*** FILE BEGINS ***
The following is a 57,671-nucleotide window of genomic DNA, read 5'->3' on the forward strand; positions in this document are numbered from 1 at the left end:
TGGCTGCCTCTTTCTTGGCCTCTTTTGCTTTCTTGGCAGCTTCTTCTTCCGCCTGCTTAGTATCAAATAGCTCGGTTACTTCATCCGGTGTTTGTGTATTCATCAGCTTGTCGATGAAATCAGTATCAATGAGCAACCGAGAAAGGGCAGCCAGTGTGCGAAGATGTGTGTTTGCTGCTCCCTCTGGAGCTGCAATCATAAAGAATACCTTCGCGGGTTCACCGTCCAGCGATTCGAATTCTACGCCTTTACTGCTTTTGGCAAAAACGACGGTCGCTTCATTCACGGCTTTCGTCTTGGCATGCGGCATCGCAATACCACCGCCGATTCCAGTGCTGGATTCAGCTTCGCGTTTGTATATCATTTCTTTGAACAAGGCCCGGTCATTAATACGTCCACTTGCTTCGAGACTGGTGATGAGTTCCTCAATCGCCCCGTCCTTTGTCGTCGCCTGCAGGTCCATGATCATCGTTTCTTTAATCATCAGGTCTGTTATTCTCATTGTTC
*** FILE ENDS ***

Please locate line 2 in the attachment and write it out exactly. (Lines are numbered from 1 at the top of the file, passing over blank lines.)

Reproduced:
TGGCTGCCTCTTTCTTGGCCTCTTTTGCTTTCTTGGCAGCTTCTTCTTCCGCCTGCTTAGTATCAAATAGCTCGGTTACTTCATCCGGTGTTTGTGTATTCATCAGCTTGTCGATGAAATCAGTATCAATGAGCAACCGAGAAAGGGCAGCCAGTGTGCGAAGATGTGTGTTTGCTGCTCCCTCTGGAGCTGCAATCATAAAGAATACCTTCGCGGGTTCACCGTCCAGCGATTCGAATTCTACGCCTTTACTGCTTTTGGCAAAAACGACGGTCGCTTCATTCACGGCTTTCGTCTTGGCATGCGGCATCGCAATACCACCGCCGATTCCAGTGCTGGATTCAGCTTCGCGTTTGTATATCATTTCTTTGAACAAGGCCCGGTCATTAATACGTCCACTTGCTTCGAGACTGGTGATGAGTTCCTCAATCGCCCCGTCCTTTGTCGTCGCCTGCAGGTCCATGATCATCGTTTCTTTAATCATCAGGTCTGTTATTCTCATTGTTC